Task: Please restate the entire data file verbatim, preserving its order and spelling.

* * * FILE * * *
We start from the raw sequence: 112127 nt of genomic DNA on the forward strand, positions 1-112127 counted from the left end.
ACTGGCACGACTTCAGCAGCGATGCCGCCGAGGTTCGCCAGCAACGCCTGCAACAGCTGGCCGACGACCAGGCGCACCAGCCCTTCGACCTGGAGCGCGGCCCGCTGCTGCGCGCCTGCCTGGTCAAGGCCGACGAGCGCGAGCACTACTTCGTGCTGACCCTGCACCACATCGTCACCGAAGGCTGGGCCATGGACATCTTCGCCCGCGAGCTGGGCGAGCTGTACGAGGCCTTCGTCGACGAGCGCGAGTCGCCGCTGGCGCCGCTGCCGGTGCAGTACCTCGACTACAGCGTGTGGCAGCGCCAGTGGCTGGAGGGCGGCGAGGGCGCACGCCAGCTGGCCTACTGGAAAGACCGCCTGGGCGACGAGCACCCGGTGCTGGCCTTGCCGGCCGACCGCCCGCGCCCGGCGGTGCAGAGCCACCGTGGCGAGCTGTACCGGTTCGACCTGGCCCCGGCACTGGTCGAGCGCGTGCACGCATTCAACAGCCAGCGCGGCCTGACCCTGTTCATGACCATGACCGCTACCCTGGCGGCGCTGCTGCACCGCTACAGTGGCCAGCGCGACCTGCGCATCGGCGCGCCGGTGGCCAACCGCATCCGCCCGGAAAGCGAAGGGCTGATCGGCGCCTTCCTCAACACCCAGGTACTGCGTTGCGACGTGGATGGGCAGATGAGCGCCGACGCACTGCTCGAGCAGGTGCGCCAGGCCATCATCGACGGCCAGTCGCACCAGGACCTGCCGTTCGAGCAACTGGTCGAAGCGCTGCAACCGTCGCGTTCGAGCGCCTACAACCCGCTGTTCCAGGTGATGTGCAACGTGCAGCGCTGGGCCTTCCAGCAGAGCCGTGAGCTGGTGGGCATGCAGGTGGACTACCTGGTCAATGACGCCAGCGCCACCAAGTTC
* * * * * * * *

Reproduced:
We start from the raw sequence: 112127 nt of genomic DNA on the forward strand, positions 1-112127 counted from the left end.
ACTGGCACGACTTCAGCAGCGATGCCGCCGAGGTTCGCCAGCAACGCCTGCAACAGCTGGCCGACGACCAGGCGCACCAGCCCTTCGACCTGGAGCGCGGCCCGCTGCTGCGCGCCTGCCTGGTCAAGGCCGACGAGCGCGAGCACTACTTCGTGCTGACCCTGCACCACATCGTCACCGAAGGCTGGGCCATGGACATCTTCGCCCGCGAGCTGGGCGAGCTGTACGAGGCCTTCGTCGACGAGCGCGAGTCGCCGCTGGCGCCGCTGCCGGTGCAGTACCTCGACTACAGCGTGTGGCAGCGCCAGTGGCTGGAGGGCGGCGAGGGCGCACGCCAGCTGGCCTACTGGAAAGACCGCCTGGGCGACGAGCACCCGGTGCTGGCCTTGCCGGCCGACCGCCCGCGCCCGGCGGTGCAGAGCCACCGTGGCGAGCTGTACCGGTTCGACCTGGCCCCGGCACTGGTCGAGCGCGTGCACGCATTCAACAGCCAGCGCGGCCTGACCCTGTTCATGACCATGACCGCTACCCTGGCGGCGCTGCTGCACCGCTACAGTGGCCAGCGCGACCTGCGCATCGGCGCGCCGGTGGCCAACCGCATCCGCCCGGAAAGCGAAGGGCTGATCGGCGCCTTCCTCAACACCCAGGTACTGCGTTGCGACGTGGATGGGCAGATGAGCGCCGACGCACTGCTCGAGCAGGTGCGCCAGGCCATCATCGACGGCCAGTCGCACCAGGACCTGCCGTTCGAGCAACTGGTCGAAGCGCTGCAACCGTCGCGTTCGAGCGCCTACAACCCGCTGTTCCAGGTGATGTGCAACGTGCAGCGCTGGGCCTTCCAGCAGAGCCGTGAGCTGGTGGGCATGCAGGTGGACTACCTGGTCAATGACGCCAGCGCCACCAAGTTC